When dressed thus, he is ready to sell gold bricks. When working this he stops at the best hotel in the city and becomes acquainted with all the promiment men stopping there. He picks out a man who he thinks is the easiest worked, and in confidence tells him about some gold bricks which he owns. He don't want to sell them, O no, but would like to borrow some money on them. The man would look at them and that night they would take the bricks in a grip and go out of the city limits to be away from prying eyes. Here they would open the grip, take out the bricks and with a file scrape the edges into a paper and take these to the city to have them tested. Of course the filings would be gold and the next night the money would be loaned. When the time expired for the bricks to be redeemed the man who held them took them to the mint or a jeweler to be sold, where he found their spurious nature. In the meantime Burns would be swelling around another part of the country on the money gained in this way.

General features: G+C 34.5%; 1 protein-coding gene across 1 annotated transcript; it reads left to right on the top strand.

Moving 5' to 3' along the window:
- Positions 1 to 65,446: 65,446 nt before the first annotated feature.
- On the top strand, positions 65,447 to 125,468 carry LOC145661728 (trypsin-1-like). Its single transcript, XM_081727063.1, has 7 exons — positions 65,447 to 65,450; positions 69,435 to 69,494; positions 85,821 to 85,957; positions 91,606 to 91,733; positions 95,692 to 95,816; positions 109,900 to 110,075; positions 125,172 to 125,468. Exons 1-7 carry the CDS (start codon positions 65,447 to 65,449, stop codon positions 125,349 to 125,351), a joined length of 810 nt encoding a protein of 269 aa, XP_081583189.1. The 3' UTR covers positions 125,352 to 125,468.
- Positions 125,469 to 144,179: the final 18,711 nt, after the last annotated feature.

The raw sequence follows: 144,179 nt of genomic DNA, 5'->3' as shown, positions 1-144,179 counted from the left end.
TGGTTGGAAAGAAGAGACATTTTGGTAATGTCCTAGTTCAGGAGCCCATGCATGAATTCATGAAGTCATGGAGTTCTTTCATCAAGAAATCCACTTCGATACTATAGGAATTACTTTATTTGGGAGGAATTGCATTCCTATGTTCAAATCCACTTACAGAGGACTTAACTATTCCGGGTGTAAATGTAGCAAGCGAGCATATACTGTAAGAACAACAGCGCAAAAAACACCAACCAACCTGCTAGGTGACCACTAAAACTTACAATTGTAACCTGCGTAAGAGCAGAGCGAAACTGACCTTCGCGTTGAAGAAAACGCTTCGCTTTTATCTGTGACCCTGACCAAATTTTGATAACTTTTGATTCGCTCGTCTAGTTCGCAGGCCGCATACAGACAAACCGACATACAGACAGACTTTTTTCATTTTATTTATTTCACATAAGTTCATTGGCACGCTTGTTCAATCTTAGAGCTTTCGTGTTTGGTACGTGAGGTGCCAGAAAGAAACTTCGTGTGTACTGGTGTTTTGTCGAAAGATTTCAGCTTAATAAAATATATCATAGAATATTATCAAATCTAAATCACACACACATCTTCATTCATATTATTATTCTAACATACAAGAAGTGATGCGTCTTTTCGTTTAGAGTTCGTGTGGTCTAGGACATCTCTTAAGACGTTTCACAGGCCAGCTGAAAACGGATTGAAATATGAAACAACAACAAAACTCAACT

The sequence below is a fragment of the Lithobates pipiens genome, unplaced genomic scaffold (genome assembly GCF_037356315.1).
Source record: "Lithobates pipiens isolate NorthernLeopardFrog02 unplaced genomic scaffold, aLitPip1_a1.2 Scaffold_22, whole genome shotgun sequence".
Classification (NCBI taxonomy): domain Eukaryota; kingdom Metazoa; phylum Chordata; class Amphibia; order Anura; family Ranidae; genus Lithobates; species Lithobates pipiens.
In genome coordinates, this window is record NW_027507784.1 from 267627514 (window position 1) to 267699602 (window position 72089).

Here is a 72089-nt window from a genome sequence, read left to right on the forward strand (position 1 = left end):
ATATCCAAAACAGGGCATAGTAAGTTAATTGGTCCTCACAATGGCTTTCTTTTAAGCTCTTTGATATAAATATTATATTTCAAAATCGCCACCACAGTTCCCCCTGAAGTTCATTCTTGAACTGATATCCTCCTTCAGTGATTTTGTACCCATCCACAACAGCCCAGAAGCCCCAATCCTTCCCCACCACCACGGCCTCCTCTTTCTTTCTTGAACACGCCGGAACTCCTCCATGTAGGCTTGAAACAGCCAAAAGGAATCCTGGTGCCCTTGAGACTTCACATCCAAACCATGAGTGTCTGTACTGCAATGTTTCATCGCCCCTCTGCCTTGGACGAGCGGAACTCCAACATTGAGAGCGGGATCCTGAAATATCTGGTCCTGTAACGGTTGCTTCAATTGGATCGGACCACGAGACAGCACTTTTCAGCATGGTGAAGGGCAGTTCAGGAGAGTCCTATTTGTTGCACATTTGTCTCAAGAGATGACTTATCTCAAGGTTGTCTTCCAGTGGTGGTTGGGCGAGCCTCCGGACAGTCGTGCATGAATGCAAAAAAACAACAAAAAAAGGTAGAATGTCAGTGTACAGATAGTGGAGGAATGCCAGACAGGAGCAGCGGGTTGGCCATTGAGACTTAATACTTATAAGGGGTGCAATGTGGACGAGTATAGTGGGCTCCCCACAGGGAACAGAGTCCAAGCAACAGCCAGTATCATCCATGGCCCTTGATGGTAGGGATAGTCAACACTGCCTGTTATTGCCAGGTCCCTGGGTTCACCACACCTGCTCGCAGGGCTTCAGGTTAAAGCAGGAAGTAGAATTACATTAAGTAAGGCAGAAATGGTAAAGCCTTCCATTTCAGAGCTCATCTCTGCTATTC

Where Burns has been for the past three years no one seems to know. He arrived yesterday morning and slept in jail last night. He arrived alone but his men are supposed to be on the way and they will be "landed" as soon as they arrive. The charge of vagrancy is placed against him and he will be given hours to leave. He says he came in from Pueblo, but it is thought he came from Oklahoma.